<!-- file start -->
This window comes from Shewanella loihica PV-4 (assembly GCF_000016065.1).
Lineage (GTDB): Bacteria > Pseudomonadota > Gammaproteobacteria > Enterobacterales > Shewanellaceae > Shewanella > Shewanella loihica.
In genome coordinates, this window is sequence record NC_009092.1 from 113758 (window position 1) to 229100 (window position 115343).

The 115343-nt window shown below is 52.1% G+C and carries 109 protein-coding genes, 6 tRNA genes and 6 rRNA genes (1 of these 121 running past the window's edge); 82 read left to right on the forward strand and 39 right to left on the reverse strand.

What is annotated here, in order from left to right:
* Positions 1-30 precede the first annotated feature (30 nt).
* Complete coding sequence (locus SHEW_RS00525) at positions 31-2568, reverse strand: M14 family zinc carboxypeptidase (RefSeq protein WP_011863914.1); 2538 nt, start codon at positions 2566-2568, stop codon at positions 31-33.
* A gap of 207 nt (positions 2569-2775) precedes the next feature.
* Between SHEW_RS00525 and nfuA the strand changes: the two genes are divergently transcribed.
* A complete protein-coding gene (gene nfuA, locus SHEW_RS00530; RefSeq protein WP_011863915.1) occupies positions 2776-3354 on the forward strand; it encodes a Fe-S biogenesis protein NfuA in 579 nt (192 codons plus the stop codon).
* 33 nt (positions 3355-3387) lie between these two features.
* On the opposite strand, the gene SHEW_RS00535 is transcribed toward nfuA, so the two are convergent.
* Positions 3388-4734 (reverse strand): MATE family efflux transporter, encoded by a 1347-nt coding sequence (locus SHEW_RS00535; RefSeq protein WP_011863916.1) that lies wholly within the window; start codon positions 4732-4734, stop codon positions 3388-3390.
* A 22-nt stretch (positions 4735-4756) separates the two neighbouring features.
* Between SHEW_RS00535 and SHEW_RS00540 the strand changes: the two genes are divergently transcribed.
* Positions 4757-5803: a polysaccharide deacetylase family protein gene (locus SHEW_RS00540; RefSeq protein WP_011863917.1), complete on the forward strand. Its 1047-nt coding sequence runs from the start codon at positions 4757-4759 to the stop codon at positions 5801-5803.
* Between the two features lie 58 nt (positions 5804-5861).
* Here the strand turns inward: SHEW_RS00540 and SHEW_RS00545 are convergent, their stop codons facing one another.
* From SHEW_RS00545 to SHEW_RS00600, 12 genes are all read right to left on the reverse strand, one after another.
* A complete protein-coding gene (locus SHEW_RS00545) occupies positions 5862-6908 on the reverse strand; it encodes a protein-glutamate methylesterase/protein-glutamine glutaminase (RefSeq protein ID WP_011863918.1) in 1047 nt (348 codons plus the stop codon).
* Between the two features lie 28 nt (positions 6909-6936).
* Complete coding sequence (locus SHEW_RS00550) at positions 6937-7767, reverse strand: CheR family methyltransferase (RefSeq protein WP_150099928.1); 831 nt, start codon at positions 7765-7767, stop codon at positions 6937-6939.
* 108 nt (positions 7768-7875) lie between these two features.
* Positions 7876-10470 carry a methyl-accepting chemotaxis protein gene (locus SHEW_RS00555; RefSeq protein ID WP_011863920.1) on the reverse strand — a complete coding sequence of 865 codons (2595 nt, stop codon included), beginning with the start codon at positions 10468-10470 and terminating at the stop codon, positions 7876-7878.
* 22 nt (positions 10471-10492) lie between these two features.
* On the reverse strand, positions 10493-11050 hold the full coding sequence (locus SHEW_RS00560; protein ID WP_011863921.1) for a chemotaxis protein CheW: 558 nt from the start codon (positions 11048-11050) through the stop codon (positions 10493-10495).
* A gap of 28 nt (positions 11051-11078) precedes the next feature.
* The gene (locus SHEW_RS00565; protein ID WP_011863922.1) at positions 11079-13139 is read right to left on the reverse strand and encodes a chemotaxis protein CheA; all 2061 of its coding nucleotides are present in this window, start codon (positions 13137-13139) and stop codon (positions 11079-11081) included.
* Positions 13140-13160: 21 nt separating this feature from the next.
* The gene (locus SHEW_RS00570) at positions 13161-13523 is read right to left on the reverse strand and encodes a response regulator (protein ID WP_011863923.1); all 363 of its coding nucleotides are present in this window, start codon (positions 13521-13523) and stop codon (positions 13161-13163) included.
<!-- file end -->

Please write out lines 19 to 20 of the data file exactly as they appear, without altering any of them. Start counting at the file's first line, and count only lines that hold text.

* From SHEW_RS00545 to SHEW_RS00600, 12 genes are all read right to left on the reverse strand, one after another.
* A complete protein-coding gene (locus SHEW_RS00545) occupies positions 5862-6908 on the reverse strand; it encodes a protein-glutamate methylesterase/protein-glutamine glutaminase (RefSeq protein ID WP_011863918.1) in 1047 nt (348 codons plus the stop codon).